A C# Feature Request: Extension Classes

April 10, 2008c-sharp, code

As you may have noticed, I’m a big fan of extension methods in C# 3.0, but they aren’t without their limitations. The first one you notice when you use them is the lack of extension properties. Since I like properties more than I like extension methods, this really bummed me out. So for kicks, I’d like to propose a C# feature request: Extension classes.

What’s An Extension Class?

An extension class is a class that adds methods, properties, etc. to another class. Given some class Foo:

public class Foo
{
    public int Value { get { return 3; } }
}

My proposed syntax is:

public class FooExtensions this Foo
{
    public int DoubledValue
    {
        get { return Value * 2; }
    }

    public void Hi()
    {
        Console.WriteLine("hi.");
    }
}

The magic bit up there is the “this Foo”. That basically says, “the ‘this’ reference inside this class is actually of this other type ‘Foo’”. As you can see in the implementation of DoubledValue, it’s accessing the Value property, which is defined in Foo.

So, this solves the syntax problem for how to define an extension property. It makes sense, too, because if you’ve used extension methods, you’ve noticed that you always have to define them inside a “special” extension class anyway. This just moves the “extension-ness” indicator from the method level up to the containing class level.

What It’s Not

Just to be clear, this isn’t the same as inheriting, partial classes, or open classes. There is no way to have a reference of type FooExtensions, because that class is not directly instantiable. It’s just decorating another class. Likewise, FooExtensions does not have priveleged access to Foo. It can only use public members just like outside code. And, of course, FooExtensions can’t replace any methods in Foo. No open classes.

And Then?

OK, so we’ve got properties in the mix, is there anything else we could add?

public class FooExtensions this Foo
{
    public static SomeMethod() { /* ... */ }
}

How about static methods and properties? You could say there’s no value in doing this since you have to access statics through the class name anyway, but I disagree.

A design guideline that’s been floating around in C++ land for a long time is “prefer non-member functions over member functions”. The idea is that coupling and priveleged access to a class are bad, so if you can implement something outside of the class, that’s better. However, if doing that changes the calling convention, you’ve affected all your call sites with what should be an implementation detail. I don’t want users to have to know that SomeMethod() was implemented outside of Foo. That way, if I later need to move it into Foo (or vice versa), they aren’t affected.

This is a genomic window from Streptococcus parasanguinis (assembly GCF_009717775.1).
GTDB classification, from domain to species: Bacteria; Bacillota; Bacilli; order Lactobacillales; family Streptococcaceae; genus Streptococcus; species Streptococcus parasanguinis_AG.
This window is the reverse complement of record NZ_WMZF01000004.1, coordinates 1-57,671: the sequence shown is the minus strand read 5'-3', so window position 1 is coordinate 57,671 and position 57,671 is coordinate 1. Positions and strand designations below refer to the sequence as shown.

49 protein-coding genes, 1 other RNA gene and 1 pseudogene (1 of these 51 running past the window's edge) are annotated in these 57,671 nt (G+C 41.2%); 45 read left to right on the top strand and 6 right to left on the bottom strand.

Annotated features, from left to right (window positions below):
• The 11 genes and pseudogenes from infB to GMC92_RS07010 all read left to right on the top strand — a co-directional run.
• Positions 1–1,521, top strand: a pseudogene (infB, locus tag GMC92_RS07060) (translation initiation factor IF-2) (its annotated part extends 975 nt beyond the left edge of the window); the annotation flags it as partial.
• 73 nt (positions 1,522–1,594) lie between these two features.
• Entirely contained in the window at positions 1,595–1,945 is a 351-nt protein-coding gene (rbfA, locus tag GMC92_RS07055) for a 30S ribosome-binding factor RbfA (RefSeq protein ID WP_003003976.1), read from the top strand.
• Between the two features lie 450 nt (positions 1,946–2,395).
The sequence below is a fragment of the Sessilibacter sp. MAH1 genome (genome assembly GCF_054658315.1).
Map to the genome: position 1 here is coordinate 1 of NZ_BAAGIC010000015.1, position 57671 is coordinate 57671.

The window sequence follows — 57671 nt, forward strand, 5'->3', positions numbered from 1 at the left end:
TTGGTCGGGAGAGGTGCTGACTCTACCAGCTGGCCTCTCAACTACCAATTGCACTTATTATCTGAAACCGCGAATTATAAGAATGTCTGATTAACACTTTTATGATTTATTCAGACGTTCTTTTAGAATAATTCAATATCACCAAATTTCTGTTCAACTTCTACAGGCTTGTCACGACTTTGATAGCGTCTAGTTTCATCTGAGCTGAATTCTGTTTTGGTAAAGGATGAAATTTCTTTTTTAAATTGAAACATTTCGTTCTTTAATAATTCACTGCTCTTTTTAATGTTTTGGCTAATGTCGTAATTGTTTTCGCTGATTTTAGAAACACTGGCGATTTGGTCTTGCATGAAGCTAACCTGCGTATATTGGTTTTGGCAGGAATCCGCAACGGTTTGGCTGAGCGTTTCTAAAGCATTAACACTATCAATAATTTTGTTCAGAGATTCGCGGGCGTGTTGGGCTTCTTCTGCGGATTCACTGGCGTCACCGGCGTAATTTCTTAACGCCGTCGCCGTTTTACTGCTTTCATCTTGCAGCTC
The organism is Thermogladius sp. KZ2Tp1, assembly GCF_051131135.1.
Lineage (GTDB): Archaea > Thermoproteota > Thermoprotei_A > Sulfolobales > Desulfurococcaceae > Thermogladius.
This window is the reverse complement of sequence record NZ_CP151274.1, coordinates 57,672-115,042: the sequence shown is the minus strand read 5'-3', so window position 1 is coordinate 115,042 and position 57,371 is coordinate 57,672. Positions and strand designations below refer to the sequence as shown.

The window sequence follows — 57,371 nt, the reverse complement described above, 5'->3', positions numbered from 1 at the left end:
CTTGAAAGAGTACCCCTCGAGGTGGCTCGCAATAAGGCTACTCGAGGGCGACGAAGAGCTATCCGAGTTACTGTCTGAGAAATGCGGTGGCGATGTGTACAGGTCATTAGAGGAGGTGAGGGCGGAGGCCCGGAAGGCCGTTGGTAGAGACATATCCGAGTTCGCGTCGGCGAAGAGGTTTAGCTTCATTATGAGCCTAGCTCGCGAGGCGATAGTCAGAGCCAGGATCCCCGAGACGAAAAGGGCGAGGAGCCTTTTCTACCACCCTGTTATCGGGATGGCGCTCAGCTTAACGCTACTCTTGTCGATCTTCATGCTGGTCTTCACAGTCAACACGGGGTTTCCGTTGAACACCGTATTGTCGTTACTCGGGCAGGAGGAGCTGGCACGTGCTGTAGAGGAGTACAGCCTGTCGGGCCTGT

Where This Is Going

So, if you can move more and more out of Foo, what’s left in it? The answer: data and validation. Foo itself is the only class that can have fields. In my world, the way I’d like to design classes is like this: the core class Foo contains its fields and provides accessors and mutators to prevent it from being put in a bad state. Foo basically is state and state change.

Almost everything else, the “things you can do with a Foo” would be pulled out into extension classes, likely in different namespaces. If you want to format a Foo for display, UI.FooExtensions will have methods for that. Need to serialize it? Serialization.FooExtensions.

Aside from being crazy about decoupling, there’s some more reasoning behind this. It turns out that state is actually one of the trickiest parts of programming. Computer scientists have been wrestling with its implications since the dawn of programming, and have tried all sorts of ways to get around it, up to the point of trying to abolish it completely (sort of) in “pure” functional languages.

Now the lack of real-world use of languages like that kind of hints that state is inevitable. One of the most useful things about computers is that they remember things. However, isolating and minimizing where and how they remember things, I think, will encourage us to write software that’s easier to reason about and maintain.